Are You Snooty Enough for Grey Poupon?

Today we applaud the brilliant minds behind the coolest Facebook campaign in memory: Grey Poupon’s “The Society of Good Taste.”

The iconic Kraft condiment has long made snob appeal a big part of its brand–remember classic commercials like this one that ended with the tagline “But of course”? The selling point was similar to Fig Newton‘s “a cookie is just a cookie, but a Newton is fruit and cake” campaign, but better (we always thought the fact that Newtons’ own packaging describes them as “fruit chewy cookies” made the spots less effective.)

When the brand wanted a truly unique campaign to spread their snooty reputation online, they turned to Crispin Porter + Bogusky, the agency responsible for such iconic ads as the recent series starring a creepy Burger King mascot (an effort later dropped by the company).

Here’s how it works:

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Fast-Food Consumers Too ‘Sophisticated’ For BK

Wendy’s is out-marketing Burger King and is now poised to take the second spot on the list of top U.S. burger chains, the Financial Times says.

Only this summer, Burger King made headlines for its decision to drop its creepy mascot. Since then, it has been focusing a lot more on the quality of its food. Along with dumping its mascot, Burger King split with its ad agency, Crispin Porter + Bogusky, which created that spokesperson along with other campaigns like “Flame,” cologne that smells like burgers. The FT says the split with CP+B could have something to do with BK’s fall from grace.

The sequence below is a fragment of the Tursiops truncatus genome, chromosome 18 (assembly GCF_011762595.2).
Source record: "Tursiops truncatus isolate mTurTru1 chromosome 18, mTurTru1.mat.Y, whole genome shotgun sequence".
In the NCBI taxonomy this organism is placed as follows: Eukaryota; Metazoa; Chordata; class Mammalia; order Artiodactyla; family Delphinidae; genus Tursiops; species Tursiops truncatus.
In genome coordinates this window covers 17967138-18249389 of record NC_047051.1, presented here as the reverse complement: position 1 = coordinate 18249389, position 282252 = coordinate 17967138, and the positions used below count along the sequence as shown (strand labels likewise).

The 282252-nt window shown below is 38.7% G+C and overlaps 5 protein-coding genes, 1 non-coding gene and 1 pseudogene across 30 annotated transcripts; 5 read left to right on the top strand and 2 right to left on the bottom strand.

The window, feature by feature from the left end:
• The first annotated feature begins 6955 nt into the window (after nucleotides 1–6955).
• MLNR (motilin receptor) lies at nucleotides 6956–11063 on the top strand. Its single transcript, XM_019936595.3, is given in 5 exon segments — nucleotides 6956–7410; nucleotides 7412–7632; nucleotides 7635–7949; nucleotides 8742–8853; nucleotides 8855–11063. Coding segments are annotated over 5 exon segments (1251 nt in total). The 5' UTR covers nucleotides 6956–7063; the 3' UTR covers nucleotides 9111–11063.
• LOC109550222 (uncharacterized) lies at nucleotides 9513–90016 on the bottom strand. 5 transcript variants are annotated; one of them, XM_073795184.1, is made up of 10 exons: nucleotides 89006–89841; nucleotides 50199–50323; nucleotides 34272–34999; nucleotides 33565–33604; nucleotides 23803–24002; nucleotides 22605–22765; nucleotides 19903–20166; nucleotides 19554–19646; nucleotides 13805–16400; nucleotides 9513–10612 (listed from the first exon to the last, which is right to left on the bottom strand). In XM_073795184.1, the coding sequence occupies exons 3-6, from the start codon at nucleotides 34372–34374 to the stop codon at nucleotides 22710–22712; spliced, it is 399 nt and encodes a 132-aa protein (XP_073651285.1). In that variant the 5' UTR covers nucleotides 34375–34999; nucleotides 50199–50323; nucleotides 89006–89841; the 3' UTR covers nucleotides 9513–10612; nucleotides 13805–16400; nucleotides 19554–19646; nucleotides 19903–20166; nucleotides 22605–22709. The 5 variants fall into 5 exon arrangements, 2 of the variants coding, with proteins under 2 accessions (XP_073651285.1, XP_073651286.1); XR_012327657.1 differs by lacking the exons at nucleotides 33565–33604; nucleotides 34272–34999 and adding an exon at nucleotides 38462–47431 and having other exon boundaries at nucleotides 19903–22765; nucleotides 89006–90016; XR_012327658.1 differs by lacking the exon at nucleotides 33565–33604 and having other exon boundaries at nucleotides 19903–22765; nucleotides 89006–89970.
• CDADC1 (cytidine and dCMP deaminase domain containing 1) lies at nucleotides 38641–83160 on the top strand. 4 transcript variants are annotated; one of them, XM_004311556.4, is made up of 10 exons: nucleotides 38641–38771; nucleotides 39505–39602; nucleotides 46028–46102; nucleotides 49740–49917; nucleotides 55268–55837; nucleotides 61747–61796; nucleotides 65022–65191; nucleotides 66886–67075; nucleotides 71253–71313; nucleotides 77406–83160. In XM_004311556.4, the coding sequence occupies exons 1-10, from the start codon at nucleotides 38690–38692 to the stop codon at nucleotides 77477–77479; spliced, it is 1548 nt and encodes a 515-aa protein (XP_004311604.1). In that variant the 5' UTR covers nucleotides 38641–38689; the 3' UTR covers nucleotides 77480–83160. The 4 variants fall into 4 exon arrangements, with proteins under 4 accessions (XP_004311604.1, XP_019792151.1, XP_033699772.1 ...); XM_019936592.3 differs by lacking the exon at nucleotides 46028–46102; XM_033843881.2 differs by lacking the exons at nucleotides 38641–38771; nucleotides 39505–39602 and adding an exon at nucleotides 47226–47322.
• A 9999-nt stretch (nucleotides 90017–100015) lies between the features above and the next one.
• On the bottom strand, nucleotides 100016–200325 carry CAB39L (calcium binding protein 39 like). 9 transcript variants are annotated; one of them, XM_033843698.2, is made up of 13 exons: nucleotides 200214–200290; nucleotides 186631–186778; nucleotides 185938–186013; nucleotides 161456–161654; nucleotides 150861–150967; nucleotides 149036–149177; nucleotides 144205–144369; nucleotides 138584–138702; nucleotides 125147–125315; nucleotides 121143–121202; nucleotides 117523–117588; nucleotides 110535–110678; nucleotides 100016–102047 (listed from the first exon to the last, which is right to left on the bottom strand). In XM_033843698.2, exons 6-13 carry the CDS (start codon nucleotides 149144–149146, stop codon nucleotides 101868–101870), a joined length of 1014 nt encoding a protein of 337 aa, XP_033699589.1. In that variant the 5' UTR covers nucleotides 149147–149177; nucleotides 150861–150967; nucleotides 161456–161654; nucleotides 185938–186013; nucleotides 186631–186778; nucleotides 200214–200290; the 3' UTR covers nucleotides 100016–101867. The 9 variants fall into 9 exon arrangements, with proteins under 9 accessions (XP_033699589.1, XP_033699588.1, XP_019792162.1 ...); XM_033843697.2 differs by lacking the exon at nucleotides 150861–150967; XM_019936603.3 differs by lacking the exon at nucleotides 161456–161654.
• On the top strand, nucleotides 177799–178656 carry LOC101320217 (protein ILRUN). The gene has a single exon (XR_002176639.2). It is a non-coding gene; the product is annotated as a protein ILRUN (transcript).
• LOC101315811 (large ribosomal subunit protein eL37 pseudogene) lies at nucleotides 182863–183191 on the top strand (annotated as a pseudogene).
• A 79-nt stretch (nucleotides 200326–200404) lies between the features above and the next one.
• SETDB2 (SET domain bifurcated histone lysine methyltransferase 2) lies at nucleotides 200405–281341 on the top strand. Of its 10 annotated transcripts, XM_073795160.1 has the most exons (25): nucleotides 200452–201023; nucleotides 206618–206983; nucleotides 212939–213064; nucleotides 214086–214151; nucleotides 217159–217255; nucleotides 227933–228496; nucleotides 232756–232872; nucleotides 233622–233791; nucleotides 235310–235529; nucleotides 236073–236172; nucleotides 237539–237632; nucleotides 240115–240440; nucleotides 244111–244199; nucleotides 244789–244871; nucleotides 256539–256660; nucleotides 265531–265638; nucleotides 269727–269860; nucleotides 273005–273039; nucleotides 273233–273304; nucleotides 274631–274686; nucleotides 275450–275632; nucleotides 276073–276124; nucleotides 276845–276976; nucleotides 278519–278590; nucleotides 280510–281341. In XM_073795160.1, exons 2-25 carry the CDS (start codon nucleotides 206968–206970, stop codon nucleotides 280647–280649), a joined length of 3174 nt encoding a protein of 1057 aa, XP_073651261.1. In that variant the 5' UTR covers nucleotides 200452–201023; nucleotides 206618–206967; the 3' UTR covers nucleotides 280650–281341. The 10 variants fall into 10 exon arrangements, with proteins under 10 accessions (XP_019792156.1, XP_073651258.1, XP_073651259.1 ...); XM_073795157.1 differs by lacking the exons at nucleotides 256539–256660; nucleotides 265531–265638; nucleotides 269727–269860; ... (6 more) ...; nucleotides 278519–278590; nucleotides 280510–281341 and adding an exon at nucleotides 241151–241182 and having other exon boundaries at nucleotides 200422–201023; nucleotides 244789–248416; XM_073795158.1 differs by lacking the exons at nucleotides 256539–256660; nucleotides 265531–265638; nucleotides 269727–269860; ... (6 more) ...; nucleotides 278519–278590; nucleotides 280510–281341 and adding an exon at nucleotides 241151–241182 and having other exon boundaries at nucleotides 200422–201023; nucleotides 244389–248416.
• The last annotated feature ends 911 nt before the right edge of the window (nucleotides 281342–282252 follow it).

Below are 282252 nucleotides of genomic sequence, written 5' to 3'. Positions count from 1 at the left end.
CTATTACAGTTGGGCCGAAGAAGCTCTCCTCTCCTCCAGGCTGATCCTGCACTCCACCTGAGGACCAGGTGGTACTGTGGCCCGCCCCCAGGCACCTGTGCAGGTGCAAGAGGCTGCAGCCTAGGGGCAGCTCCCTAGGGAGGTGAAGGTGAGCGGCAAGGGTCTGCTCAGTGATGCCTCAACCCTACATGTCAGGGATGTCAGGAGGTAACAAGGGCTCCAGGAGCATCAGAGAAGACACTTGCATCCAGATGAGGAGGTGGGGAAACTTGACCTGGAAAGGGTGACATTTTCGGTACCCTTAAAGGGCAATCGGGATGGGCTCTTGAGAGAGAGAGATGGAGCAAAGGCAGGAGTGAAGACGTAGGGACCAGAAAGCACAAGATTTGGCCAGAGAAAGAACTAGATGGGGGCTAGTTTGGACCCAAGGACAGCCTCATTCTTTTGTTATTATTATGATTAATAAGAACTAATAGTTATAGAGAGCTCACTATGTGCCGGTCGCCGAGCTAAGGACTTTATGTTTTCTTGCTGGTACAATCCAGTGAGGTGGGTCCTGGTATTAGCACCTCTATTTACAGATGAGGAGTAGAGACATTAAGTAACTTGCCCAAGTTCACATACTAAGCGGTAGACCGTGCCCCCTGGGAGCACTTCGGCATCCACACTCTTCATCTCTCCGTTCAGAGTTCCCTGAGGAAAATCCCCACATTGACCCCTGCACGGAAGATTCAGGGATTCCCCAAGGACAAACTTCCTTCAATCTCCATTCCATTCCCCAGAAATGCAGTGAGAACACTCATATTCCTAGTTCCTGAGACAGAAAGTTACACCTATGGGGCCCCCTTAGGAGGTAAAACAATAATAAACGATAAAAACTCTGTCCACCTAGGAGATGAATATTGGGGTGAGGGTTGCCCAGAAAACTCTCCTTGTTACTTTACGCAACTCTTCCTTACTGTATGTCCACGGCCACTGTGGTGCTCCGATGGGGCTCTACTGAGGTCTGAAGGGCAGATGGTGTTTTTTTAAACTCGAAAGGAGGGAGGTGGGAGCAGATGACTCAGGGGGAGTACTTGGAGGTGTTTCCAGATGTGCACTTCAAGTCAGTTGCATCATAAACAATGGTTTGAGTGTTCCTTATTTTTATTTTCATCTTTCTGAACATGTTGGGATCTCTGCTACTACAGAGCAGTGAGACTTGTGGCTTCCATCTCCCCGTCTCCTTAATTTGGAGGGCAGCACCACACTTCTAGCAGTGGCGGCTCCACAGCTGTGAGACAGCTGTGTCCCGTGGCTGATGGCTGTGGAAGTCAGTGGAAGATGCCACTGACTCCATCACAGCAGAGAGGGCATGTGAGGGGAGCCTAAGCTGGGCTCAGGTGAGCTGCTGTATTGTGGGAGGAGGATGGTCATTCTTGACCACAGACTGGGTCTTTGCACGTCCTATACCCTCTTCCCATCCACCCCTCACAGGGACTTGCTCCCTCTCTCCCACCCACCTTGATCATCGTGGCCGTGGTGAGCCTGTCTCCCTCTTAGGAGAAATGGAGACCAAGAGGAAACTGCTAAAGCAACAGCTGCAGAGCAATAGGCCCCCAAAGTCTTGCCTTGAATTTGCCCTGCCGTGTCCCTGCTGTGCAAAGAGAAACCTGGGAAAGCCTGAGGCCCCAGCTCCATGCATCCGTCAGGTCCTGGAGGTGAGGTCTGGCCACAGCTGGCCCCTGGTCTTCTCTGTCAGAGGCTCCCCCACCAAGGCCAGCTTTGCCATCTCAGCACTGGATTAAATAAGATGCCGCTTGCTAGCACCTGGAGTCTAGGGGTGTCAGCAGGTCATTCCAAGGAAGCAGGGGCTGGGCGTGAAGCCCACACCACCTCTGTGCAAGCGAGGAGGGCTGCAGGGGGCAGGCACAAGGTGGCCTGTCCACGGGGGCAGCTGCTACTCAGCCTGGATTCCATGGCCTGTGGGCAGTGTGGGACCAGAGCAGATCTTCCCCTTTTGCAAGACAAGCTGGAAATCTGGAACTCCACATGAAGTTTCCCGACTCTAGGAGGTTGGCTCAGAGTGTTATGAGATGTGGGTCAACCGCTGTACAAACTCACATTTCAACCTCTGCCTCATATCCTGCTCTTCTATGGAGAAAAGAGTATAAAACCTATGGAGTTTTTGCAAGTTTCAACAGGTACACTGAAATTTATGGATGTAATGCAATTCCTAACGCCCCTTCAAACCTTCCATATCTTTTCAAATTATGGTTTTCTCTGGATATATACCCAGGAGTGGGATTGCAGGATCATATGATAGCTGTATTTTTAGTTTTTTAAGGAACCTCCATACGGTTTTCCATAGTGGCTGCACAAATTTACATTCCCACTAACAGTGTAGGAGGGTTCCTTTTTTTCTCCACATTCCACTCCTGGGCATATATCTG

The other problem, the article says, is that Burger King’s food is kind of crappy.

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Roll Call: True Religion, Dewey Square, R/GA, and More

Denim company True Religion Apparel has a new VP of brand strategy, marketing, and PR. Jordan Daly has joined the company, and will be managing brand positioning, campaigns, special events, and other areas of the marcomms effort on a global scale. Previously, Daly was the VP of PR in the Americas for Burberry.

Joe Eyer has been named director of The Dewey Square Group‘s new director of grassroots. Eyer has been with the firm for six years and was previously a principal in the group. The division also has two new principals. Tracey Lewis was the New Hampshire field director for Secretary of State Hillary Clinton during her 2008 presidential run and the general election director for President Obama’s New Hampshire campaign. And Jonathan Drobis, who has worked on a number of political campaigns, including President Obama’s and AG Jack Conway‘s campaign for Senate in Kentucky.

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BI Survey Finds Consumers Really Like Discounts